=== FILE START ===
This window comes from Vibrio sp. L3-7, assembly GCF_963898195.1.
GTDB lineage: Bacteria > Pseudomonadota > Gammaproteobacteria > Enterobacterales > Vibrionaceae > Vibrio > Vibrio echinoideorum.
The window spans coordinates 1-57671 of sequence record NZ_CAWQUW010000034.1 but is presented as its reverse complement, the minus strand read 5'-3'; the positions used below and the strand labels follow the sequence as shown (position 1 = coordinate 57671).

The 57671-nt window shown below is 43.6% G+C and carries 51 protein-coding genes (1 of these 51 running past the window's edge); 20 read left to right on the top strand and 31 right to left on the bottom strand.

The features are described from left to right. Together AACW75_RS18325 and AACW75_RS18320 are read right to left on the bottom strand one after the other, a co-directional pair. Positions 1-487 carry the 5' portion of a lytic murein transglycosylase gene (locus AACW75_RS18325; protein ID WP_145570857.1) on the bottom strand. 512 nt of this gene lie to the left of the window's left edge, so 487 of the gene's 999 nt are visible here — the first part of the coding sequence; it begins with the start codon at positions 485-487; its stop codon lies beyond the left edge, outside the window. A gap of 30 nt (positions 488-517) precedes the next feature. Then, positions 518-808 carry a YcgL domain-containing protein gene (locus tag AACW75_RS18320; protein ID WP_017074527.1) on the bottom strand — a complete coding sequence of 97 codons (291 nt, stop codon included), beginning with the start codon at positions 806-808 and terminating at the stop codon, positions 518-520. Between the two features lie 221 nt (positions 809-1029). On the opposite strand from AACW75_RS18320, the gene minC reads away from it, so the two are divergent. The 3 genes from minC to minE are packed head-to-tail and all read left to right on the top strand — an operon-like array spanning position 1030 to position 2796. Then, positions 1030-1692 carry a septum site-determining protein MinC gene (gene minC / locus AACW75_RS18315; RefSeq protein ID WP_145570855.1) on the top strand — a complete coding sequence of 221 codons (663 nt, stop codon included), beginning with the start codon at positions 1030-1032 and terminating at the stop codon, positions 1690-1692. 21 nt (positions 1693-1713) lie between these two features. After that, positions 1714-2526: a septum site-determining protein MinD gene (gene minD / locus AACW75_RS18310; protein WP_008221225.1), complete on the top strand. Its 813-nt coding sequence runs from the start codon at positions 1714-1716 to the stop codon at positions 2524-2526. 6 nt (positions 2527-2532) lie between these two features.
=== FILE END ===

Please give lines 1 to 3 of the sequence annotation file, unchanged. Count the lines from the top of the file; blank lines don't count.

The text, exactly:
This window comes from Vibrio sp. L3-7, assembly GCF_963898195.1.
GTDB lineage: Bacteria > Pseudomonadota > Gammaproteobacteria > Enterobacterales > Vibrionaceae > Vibrio > Vibrio echinoideorum.
The window spans coordinates 1-57671 of sequence record NZ_CAWQUW010000034.1 but is presented as its reverse complement, the minus strand read 5'-3'; the positions used below and the strand labels follow the sequence as shown (position 1 = coordinate 57671).